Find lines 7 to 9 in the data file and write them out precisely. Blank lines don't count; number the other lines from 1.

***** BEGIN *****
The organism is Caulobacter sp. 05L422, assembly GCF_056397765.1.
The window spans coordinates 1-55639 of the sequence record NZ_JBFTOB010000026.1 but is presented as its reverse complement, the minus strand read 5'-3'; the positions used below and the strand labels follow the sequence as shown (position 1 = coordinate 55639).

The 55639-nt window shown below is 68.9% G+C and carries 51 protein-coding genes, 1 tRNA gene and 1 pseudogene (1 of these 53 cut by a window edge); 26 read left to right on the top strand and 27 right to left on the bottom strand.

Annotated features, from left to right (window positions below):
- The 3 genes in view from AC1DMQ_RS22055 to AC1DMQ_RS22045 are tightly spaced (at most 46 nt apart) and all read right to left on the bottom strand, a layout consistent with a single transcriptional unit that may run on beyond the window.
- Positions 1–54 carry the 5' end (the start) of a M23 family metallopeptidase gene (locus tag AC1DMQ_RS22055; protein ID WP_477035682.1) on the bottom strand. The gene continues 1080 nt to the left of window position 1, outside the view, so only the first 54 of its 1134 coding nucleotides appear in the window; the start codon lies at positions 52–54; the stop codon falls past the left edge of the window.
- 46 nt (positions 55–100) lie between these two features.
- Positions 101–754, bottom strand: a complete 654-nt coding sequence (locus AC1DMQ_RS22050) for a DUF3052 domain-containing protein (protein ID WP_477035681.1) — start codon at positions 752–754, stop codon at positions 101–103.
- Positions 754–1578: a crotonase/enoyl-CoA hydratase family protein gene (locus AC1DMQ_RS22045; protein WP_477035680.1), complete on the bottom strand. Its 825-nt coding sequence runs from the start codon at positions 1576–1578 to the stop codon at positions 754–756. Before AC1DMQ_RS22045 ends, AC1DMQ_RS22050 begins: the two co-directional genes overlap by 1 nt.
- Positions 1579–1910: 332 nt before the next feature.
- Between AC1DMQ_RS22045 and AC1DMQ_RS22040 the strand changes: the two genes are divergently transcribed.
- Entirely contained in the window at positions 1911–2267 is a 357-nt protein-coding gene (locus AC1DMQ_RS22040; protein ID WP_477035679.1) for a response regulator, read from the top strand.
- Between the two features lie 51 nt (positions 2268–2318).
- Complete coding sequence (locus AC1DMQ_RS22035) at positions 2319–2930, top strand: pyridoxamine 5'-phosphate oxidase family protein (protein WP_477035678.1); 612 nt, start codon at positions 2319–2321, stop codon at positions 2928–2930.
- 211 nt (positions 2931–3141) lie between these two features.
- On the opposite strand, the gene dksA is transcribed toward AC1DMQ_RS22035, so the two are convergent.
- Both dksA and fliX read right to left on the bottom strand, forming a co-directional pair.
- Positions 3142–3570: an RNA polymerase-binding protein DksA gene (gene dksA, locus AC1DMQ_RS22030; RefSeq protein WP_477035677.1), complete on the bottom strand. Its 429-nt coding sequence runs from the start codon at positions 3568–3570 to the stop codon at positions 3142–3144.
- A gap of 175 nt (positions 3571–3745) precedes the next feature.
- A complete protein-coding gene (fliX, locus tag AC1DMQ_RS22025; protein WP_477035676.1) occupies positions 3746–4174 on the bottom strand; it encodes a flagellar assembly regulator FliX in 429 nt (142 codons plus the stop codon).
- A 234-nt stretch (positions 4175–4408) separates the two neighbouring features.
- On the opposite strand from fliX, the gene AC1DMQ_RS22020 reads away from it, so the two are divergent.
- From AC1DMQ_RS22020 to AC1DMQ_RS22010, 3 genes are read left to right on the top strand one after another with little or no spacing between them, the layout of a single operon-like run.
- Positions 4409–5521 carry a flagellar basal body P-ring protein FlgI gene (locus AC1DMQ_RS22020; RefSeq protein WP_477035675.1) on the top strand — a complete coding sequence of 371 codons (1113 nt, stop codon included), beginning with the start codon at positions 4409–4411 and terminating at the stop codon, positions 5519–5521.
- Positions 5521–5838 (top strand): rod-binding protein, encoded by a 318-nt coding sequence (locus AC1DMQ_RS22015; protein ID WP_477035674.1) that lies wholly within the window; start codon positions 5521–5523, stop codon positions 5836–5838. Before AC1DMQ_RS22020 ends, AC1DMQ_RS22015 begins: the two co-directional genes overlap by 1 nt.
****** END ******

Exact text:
- 46 nt (positions 55–100) lie between these two features.
- Positions 101–754, bottom strand: a complete 654-nt coding sequence (locus AC1DMQ_RS22050) for a DUF3052 domain-containing protein (protein ID WP_477035681.1) — start codon at positions 752–754, stop codon at positions 101–103.
- Positions 754–1578: a crotonase/enoyl-CoA hydratase family protein gene (locus AC1DMQ_RS22045; protein WP_477035680.1), complete on the bottom strand. Its 825-nt coding sequence runs from the start codon at positions 1576–1578 to the stop codon at positions 754–756. Before AC1DMQ_RS22045 ends, AC1DMQ_RS22050 begins: the two co-directional genes overlap by 1 nt.